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SolarAnywhere® Historical Data Model

SolarAnywhere® irradiance data is generated using imagery from geostationary orbiting satellites. The SolarAnywhere model uses algorithms developed by Dr. Richard Perez and his team at SUNY Albany to convert satellite imagery into global horizontal irradiance (GHI) and direct normal irradiance (DNI) measurements in resolutions as high as 1 km (0.01 x 0.01 degrees). Diffuse horizontal irradiance (DIF or DHI) is calculated using the following geometric relationship based on the solar zenith angle:


GHI=DHI+DNI*cos ⁡(α_{zenith} )


The first step in calculating GHI is to calculate clear sky GHI. Clear sky GHI is the calculation of GHI before cloud cover is taken into consideration and is based on the following variables: ozone, water vapor, aerosol optical depth (AOD), elevation above sea level and temperature.

Next, clear sky DNI is calculated using clear sky GHI as an input to the DirIndex model. The DirIndex model is a second iteration of Dr. Perez’s DirInt model which is based on the DISC model first developed by NREL. The key difference between the DirIndex model and DirInt model is that the DirIndex model better accounts for atmospheric turbidity, which has more influence on DNI than on GHI. The validation of the DirIndex model can be seen in this paper.


Figure 1. NOAA GOES-16 2021-09-30T20:50:20 UTC

Finally, SolarAnywhere GHI and DNI data are generated by adjusting clear sky values to account for cloud conditions. Cloud conditions are determined using the visible and infrared channels from a global network of geosynchronous orbiting satellites.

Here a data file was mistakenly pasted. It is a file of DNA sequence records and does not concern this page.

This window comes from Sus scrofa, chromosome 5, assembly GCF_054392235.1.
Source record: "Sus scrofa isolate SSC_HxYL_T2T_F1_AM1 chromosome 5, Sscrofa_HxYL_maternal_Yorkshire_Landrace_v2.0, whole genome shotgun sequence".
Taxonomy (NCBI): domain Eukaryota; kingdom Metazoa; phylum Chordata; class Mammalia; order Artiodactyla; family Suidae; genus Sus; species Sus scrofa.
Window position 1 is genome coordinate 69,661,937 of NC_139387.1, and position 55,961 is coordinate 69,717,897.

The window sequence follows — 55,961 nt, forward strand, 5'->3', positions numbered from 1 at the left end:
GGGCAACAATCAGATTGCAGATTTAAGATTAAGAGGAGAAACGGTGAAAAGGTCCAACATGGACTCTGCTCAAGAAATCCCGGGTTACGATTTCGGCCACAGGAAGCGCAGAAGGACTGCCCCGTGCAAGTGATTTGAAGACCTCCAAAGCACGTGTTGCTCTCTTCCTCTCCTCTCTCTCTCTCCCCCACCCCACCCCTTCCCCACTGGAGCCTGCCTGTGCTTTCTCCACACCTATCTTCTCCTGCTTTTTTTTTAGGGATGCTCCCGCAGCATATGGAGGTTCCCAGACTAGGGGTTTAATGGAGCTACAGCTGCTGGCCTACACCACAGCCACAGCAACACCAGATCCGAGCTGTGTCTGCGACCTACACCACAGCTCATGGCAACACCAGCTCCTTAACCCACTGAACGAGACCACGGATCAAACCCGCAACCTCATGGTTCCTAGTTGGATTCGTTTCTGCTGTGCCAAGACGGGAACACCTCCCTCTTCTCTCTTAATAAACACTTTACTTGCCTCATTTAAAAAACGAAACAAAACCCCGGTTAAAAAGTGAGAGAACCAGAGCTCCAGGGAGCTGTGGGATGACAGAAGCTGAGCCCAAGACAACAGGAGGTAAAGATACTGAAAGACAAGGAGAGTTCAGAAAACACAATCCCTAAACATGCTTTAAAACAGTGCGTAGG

Infrared images (IR) were first introduced into the model for SolarAnywhere version 3.0. Visible and infrared images are captured by the same geostationary satellite networks, but infrared images are captured at infrared (3.8 – 13.3 microns) wavelengths.

Under previous models, only visible wavelength light images were used to determine cloud location; however, regions with heavy snow cover often confounded the model by detecting snow rather than cloud cover. The use of IR image channels allows SolarAnywhere to differentiate between snow and clouds, which improves model accuracy where snow cover exists. Cloud conditions are summarized in a value called the cloudiness index, which is converted to a clearness index (Kt) that is then applied to calculated clear sky irradiance.

Process for Generating SolarAnywhere® Data from Satellite Images

Process for Generating SolarAnywhere® Data from Satellite Images


The Satellites

Follow this link to see the satellite used for each data region.